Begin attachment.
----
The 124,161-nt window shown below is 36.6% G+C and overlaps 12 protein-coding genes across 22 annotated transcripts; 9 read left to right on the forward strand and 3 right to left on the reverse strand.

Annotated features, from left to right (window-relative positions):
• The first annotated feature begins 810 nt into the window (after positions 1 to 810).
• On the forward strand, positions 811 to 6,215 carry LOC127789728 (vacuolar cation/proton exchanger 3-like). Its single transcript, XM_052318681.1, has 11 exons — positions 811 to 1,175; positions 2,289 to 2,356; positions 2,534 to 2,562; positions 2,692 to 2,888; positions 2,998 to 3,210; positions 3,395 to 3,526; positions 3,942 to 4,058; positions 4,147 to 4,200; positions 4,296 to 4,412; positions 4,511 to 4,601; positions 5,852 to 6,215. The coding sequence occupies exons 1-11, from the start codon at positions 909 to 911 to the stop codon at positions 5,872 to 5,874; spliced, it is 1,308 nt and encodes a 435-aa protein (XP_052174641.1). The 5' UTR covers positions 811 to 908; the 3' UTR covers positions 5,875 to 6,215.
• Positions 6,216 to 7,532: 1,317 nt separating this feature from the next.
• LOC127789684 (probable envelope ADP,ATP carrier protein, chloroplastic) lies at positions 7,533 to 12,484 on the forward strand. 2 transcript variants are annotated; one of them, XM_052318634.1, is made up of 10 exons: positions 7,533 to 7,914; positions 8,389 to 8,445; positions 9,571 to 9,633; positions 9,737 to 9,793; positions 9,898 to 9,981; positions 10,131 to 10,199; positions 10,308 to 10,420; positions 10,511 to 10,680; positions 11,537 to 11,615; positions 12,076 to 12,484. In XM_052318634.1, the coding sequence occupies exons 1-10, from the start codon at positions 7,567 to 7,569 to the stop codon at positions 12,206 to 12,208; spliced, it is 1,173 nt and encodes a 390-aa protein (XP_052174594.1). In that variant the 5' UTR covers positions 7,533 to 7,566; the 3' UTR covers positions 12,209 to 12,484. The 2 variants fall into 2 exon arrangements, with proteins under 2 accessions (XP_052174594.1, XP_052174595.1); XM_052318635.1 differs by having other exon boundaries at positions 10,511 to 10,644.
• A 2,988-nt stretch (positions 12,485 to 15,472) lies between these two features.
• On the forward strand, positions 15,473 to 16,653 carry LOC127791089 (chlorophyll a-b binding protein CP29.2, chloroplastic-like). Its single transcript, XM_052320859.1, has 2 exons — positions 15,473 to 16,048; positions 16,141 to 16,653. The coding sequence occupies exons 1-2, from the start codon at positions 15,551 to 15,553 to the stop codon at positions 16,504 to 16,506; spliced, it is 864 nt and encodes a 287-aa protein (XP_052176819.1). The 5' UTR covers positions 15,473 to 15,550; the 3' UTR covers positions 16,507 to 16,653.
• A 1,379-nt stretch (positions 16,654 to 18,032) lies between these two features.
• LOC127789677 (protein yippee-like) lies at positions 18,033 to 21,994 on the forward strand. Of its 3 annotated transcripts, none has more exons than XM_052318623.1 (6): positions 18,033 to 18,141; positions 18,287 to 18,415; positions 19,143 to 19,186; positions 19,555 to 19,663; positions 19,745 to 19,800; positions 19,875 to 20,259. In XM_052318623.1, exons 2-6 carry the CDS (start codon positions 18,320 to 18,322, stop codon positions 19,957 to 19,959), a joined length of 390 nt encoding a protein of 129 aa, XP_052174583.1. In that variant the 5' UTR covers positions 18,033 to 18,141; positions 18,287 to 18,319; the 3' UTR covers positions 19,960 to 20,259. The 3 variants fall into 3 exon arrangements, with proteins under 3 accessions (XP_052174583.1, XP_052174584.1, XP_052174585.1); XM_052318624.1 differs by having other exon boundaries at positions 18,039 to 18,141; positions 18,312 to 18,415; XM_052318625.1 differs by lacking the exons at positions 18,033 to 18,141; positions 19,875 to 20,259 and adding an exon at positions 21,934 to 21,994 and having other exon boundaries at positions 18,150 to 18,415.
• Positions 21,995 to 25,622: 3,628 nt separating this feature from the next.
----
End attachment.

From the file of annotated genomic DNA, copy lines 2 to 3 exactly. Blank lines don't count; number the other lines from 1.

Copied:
Annotated features, from left to right (window-relative positions):
• The first annotated feature begins 810 nt into the window (after positions 1 to 810).